Shingles Needed For A 24×24 Garage (Drawing Included)

24x24 garage 2 min

24x24 garage

For a 24×24 ft. garage with a gable roof, you will need 24 bundles of shingles. Now, I will explain the process of obtaining this footage and some other tips that will be useful for you.

We have the design of this 24×24 ft. garage, typical gable roof, pitched, the roof overhangs 2 feet on each side of the garage so it is 26 feet long and slopes up 15 feet.

With this model done, it is super easy to get the amount of square footage of the roof and therefore the amount of shingles.

It is only necessary to multiply 15×26 feet (length x height) and we have 390 square feet, as the roof is symmetrical, it has the same amount of footage on the other side therefore it would be:

390 sq ft x2= 780 sq ft of roof area.

How many shingles are needed for a 780 sq. ft. roof?

The number of shingles required for a roof typically depends on the type of shingles you’re planning to use, but most commonly, people use three-tab asphalt shingles for their roofing projects.

A standard three-tab shingle bundle covers about 33.3 square feet. Therefore, to cover a 780-square-foot roof, you would need approximately:

780 square feet / 33.3 square feet per bundle = 23.42 bundles of shingles.

Since you can’t buy a fraction of a bundle, you’d round up and buy 24 bundles of shingles. It’s also a good idea to buy a little extra to account for any waste or errors, so purchasing 25 or 26 bundles may be a good idea.

What additional materials are required for installing shingles?

So, when you’re installing shingles on a roof, it’s not just about the shingles themselves. There are several other materials that you’ll need to complete the project.

One of these is the roofing underlayment, which is also sometimes referred to as tar paper or felt. It’s a water-resistant material that goes directly onto the roof deck, underneath the shingles. Its job is to provide an extra layer of protection against water and wind.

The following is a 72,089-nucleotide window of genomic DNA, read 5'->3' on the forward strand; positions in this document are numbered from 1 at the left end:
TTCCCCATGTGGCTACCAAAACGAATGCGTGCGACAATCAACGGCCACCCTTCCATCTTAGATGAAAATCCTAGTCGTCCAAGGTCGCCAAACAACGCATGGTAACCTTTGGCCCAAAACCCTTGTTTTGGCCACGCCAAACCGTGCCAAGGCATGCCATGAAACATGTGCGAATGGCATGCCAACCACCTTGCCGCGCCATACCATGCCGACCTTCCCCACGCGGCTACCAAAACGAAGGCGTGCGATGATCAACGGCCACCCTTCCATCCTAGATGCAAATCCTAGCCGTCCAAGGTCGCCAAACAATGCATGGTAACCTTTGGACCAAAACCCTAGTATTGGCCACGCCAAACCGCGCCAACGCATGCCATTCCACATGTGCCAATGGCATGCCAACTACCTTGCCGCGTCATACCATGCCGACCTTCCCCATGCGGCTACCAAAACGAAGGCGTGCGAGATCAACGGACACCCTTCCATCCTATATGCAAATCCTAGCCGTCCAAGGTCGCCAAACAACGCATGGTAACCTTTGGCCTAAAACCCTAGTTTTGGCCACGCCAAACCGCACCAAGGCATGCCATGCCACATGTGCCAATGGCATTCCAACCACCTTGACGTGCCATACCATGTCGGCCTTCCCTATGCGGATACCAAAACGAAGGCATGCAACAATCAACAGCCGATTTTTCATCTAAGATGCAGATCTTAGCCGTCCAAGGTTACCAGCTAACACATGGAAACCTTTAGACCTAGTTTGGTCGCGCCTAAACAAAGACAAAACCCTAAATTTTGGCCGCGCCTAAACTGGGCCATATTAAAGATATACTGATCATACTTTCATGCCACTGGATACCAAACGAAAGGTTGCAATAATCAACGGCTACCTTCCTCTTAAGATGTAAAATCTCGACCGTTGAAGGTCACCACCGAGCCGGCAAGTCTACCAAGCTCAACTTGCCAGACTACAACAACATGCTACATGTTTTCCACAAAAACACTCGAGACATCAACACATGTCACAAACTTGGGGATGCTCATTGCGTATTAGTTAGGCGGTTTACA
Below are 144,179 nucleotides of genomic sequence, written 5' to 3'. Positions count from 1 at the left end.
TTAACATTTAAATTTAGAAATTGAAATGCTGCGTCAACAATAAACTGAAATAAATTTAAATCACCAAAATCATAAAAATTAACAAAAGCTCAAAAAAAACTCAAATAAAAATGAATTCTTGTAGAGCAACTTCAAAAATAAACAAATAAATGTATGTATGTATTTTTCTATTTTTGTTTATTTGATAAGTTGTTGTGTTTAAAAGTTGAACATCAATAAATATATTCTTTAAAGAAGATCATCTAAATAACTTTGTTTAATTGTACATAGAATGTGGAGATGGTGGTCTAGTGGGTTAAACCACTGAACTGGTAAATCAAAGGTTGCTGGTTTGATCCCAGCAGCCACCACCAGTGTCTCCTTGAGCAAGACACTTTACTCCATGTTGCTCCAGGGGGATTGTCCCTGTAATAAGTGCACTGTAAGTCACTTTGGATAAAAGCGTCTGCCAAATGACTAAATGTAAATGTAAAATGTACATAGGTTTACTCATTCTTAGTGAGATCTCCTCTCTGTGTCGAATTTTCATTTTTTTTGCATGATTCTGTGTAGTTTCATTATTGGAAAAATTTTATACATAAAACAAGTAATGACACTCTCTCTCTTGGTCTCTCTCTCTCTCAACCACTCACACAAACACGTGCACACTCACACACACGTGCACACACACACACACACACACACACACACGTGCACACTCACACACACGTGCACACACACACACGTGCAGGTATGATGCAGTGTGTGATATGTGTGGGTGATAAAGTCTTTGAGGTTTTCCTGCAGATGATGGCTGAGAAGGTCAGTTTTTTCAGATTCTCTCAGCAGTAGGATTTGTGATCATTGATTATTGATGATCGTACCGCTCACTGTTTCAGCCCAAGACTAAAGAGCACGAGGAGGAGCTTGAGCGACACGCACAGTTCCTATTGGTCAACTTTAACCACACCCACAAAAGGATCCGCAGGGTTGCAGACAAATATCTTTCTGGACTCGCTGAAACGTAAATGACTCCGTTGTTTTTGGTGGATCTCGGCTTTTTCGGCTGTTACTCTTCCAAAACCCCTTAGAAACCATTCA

Next, you’re going to need something called drip edge. This is a type of metal flashing that you install at the edges of your roof. The purpose of the drip edge is to direct water away from the fascia and into the gutters.

Speaking of flashing, you’ll also need additional pieces of flashing for any parts of the roof where water could potentially penetrate the shingles, like around chimneys, skylights, or roof valleys. It’s an important material for preventing leaks.

Another crucial component is the roofing nails. They’re specifically designed for roofing projects, with a wide, flat head and a barbed shank that helps them stay in place.

Lastly, you’ll need ridge cap shingles. These are special shingles that are used to cover the peak of the roof, where the two slopes meet. They not only add a finishing touch to the roof but also provide crucial protection against water and wind at these vulnerable points.

And then, of course, there’s the roofing cement. This is used to seal around flashing, vents, and in some cases, it can be used under the shingles themselves to help them stick better and provide additional protection against wind uplift.

How much of these materials will you need for a 24×24 ft. garage roof?